Due to the reformation act of 1973, the village of Balzhofen was incorporated into the city of Buehl.

Emigrant Surnames:
Burkart, Ehinger, Göhringer, Götz, Hensel, Ibach, Jäger, Jörger, Lienhard, Manz, Meier, Meyer, Reith, Royal, Scherzinger, Seiler, Strack, Wiemer, Wild, Wolf

Information Sources:
Balzhofen (Balzhofen)
Catholic
baptism, marriage and burial: 1810-1870

Balzhofen (Oberbruch)
Catholic
baptism, marriage and burial: 1810-1870

Balzhofen (Vimbuch)
Catholic
baptism, marriage and burial: 1810-1870
family registry: 1850

Links:

Barnhalt

Geography:

History:

Information Sources:

Links:

Bermersbach

Geography:

History:

Emigrant Surnames:
Barth, Bauer, Fritz, Geiser, Götz, Hoch, Krämer, Krieg, Kröner, Maier, Mayer, Merkel, Roth, Staub, Stößer, Wagner, Wunsch

Information Sources:
See Forbach

Links:

Bietigheim

Geography:
The Bundesstrasse (Federal Route) 36 is one of the main traffic arteries of the county of Rastatt and runs through the community of Bietigheim in the northern part of this county. With a population of more than 5,200, this is not one of the smaller communities of this county. Here, as in many other striving communities, agriculture has taken a backseat to the smaller and mid-size industries, now dominating the economic structure.

History:
Bietigheim was first mentioned in the year 991 under the name Buadincheim. Remnants of the old foundations and Roman coins point to a settlement during Roman times, and a Roman trades route leads past the settlement to Baden-Baden.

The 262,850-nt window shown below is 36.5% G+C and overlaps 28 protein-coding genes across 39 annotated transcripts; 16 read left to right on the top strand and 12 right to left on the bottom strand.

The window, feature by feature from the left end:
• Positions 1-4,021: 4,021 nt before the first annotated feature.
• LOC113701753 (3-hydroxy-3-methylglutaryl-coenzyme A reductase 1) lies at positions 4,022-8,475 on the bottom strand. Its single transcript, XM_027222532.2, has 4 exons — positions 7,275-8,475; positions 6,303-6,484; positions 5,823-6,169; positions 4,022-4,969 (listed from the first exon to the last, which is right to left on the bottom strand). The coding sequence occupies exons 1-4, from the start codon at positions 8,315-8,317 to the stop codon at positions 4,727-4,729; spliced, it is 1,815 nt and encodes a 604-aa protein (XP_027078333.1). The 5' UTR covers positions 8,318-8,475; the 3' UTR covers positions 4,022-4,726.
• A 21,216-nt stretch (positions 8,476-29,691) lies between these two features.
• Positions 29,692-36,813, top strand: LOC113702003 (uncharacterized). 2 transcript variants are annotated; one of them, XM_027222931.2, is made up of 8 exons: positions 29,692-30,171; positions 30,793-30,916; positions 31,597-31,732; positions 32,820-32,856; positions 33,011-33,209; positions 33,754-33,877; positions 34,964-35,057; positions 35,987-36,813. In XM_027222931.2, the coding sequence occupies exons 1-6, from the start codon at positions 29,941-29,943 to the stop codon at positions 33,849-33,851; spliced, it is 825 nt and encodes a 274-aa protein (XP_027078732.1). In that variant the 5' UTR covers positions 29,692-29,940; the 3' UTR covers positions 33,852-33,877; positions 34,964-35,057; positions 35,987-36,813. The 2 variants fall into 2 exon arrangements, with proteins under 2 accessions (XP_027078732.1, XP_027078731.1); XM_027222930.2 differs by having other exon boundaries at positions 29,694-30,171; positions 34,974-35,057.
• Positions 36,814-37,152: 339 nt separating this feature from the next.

During the 13th century, a local noble family ruled the town, whose dependents were vassals of the Court of Eberstein. Possessions of the monasteries of Weibenburg, Herrenalb and Lichtenal, as well as the margrave of Baden have been documented.
When the margraviate remained catholic after the withdraw of the Swedes in 1634, it meant continuity for the Bietigheims, at least concerning their religion. Previously they had to switch denominations repeatedly even within one century, due to the constant change in rulership.
In 1808/09 and upon invitation by the Russian Czar, several Bietigheim families had emigrated to Rastatt and Seyer in southern Russia. After 1848, many more Bietigheim residents were looking for a new home in the United States.

Emigrant surnames:
Andres, Anselment, Arrand, Augenstein, Beck, Beckert, Bertsch, Brunner, Dreixler, Dürrschnabel, Fritz, Ganz, Hartmann, Heck, Herm, Hettel, Hornung, Jung, Kambeitz, Karle, Klumpp, Kühn, Matz, Mockert, Nagel, Nold, Rapp, Rastätter, Rittler, Schenkel, Schmitt, Schröder, Schröter, Silber, Stoll, Strotz, Trickel, Volz, Würz

Information Sources:
Catholic
birth and baptism: 1585 - 1890
marriages: 1693 - 1896
death and burial: 1607 - 1894